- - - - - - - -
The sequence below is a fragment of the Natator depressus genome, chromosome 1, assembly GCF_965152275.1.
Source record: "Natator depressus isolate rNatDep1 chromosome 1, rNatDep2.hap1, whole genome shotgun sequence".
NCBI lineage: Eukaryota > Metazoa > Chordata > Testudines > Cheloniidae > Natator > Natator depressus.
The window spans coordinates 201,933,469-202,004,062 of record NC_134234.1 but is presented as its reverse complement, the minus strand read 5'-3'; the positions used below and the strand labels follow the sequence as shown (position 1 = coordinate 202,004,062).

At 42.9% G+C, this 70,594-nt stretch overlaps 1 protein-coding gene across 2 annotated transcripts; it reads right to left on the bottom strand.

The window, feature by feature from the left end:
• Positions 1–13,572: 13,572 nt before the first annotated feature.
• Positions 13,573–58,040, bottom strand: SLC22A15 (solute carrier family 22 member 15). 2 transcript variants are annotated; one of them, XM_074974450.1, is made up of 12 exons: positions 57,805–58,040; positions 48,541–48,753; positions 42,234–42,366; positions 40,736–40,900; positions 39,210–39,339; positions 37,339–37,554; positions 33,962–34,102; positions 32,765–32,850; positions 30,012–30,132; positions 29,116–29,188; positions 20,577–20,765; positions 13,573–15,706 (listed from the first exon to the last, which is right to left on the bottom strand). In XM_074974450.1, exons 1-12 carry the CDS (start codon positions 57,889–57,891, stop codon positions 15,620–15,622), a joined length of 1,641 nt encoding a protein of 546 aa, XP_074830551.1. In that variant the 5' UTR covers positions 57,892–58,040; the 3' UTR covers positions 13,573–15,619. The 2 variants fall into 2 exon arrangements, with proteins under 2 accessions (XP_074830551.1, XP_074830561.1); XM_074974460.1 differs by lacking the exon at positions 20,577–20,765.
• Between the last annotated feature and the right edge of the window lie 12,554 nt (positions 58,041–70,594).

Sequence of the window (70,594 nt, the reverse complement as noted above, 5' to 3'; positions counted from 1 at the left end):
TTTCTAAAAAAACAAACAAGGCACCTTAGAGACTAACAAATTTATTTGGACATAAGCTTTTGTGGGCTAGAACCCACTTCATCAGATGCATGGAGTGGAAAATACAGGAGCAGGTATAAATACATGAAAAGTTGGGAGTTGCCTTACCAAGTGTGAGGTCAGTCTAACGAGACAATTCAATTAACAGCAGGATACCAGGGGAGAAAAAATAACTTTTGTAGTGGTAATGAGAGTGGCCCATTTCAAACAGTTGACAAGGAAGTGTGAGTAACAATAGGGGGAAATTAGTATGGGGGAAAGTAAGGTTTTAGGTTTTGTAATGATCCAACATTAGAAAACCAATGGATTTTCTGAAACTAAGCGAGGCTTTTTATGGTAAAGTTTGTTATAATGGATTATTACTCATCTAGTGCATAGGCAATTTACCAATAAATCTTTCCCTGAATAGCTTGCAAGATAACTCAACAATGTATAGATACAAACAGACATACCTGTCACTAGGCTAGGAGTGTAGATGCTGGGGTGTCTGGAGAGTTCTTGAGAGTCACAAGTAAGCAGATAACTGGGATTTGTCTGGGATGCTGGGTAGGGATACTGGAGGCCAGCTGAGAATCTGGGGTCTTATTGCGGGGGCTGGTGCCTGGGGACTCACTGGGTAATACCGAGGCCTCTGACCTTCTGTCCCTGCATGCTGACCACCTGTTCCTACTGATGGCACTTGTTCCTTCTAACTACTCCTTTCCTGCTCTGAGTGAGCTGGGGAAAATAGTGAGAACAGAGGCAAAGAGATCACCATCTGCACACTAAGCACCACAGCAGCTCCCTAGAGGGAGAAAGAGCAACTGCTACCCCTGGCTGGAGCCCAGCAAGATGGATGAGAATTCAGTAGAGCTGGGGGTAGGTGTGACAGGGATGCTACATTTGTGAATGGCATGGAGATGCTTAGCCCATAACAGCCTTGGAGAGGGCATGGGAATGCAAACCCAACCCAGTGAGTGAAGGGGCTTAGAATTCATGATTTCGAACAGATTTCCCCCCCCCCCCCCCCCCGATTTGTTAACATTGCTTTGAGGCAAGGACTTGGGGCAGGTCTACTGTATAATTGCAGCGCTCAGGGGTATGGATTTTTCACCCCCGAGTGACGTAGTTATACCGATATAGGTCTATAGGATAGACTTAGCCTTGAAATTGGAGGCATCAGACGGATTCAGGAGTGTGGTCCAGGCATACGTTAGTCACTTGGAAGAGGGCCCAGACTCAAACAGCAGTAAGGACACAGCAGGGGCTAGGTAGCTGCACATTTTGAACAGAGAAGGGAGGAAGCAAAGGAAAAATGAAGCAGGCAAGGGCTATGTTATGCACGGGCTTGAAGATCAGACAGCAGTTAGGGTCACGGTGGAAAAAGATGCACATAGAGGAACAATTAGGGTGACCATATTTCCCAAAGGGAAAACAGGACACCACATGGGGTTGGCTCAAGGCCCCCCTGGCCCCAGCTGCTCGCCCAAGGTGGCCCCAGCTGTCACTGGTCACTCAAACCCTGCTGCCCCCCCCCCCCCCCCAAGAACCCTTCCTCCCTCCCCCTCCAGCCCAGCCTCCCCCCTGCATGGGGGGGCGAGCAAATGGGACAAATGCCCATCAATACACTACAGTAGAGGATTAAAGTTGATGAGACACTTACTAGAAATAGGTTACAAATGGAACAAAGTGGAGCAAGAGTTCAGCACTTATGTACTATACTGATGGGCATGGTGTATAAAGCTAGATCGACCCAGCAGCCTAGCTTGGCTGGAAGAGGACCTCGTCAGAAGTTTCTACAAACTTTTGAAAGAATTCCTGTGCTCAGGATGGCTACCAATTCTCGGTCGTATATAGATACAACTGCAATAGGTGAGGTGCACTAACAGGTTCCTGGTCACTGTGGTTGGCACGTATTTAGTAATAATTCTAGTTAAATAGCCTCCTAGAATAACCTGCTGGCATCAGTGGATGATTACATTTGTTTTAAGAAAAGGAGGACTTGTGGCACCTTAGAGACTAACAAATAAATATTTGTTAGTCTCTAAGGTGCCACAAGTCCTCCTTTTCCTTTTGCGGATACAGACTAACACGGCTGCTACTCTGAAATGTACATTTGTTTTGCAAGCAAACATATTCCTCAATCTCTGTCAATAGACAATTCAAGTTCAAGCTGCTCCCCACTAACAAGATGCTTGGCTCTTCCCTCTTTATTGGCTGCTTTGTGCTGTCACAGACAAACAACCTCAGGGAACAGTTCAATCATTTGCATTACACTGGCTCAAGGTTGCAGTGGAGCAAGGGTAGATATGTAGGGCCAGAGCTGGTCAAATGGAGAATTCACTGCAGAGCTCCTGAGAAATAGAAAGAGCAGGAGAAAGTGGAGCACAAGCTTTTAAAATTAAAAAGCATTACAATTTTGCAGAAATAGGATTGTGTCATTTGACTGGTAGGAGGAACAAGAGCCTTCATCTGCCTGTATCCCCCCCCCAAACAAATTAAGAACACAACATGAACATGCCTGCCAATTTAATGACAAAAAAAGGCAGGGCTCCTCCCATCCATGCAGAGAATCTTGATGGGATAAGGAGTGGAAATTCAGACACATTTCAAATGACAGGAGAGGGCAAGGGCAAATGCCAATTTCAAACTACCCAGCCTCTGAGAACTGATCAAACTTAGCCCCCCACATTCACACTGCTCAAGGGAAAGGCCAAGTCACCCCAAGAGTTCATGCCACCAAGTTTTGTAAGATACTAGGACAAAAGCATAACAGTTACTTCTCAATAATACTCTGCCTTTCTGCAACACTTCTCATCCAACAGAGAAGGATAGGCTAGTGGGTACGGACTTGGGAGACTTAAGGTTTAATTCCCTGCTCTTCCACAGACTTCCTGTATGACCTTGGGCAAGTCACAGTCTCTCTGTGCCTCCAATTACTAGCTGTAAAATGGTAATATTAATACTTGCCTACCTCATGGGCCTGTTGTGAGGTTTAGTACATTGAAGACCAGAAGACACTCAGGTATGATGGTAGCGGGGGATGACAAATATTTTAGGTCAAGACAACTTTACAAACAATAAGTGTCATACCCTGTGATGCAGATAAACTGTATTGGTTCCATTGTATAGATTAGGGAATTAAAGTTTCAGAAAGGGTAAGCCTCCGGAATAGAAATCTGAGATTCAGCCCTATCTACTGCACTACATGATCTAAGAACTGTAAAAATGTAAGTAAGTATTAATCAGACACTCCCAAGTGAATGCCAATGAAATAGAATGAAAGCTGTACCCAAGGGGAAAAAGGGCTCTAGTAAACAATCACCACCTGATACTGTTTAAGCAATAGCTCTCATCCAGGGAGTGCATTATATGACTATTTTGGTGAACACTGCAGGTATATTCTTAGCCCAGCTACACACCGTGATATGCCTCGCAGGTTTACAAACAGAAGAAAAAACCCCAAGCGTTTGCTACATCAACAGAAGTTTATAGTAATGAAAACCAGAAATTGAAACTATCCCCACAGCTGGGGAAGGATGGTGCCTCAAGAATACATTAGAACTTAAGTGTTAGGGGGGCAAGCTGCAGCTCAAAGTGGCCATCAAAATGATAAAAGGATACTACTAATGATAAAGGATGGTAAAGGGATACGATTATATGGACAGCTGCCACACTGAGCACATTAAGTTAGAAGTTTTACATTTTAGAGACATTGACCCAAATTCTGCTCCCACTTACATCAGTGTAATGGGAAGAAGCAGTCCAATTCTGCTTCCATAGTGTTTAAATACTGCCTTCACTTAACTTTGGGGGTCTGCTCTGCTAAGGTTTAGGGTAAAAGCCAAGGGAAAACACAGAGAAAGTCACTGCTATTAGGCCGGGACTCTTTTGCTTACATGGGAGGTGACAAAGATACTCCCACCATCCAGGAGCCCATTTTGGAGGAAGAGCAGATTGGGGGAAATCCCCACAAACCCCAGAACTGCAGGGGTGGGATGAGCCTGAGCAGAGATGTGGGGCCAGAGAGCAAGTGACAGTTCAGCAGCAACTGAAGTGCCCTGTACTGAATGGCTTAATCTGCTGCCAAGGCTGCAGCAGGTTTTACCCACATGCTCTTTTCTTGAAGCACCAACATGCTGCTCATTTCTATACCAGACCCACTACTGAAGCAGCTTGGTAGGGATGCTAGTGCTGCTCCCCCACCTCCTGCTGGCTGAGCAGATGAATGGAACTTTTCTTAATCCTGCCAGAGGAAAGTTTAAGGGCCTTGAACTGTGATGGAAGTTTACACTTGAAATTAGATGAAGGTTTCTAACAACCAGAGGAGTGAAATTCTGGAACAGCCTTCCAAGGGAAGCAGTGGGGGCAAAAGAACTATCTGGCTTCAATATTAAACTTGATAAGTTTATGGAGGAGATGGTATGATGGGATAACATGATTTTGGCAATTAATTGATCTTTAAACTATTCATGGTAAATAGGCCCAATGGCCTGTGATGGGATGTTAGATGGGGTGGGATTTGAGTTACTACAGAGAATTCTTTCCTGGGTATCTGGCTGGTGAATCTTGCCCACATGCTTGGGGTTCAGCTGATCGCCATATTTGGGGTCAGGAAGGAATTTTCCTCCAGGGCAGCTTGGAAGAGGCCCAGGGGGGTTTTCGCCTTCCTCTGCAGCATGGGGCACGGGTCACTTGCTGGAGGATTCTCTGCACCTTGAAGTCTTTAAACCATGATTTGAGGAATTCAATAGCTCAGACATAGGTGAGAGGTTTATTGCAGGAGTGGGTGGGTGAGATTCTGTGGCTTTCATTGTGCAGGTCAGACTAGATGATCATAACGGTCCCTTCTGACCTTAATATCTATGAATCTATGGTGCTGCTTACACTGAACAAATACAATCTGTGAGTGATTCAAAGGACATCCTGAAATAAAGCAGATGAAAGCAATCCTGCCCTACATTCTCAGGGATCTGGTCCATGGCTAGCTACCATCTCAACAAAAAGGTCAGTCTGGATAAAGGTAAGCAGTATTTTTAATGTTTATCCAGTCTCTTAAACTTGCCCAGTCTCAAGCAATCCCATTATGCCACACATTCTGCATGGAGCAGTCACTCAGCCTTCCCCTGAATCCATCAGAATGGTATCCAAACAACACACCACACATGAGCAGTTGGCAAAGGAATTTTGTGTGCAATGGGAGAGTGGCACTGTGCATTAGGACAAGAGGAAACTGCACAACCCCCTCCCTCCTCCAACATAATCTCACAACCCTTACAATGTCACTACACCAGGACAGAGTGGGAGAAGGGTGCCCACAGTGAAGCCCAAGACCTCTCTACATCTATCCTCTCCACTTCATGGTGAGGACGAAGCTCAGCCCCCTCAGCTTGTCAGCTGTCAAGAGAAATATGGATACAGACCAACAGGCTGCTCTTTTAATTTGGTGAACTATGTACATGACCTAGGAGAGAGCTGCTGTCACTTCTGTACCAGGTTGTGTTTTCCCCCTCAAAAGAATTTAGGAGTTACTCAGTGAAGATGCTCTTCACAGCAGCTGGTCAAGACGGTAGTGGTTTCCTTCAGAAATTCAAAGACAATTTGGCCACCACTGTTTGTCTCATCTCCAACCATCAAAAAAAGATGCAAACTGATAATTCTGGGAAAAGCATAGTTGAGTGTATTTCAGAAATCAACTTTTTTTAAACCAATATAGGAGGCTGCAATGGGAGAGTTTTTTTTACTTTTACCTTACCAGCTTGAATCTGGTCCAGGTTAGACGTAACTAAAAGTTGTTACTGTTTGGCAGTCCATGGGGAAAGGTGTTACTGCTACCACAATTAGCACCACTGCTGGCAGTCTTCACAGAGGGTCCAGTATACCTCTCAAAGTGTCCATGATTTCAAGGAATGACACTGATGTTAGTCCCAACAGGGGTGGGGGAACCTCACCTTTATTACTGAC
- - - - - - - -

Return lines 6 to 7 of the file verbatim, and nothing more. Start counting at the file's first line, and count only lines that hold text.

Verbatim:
The window, feature by feature from the left end:
• Positions 1–13,572: 13,572 nt before the first annotated feature.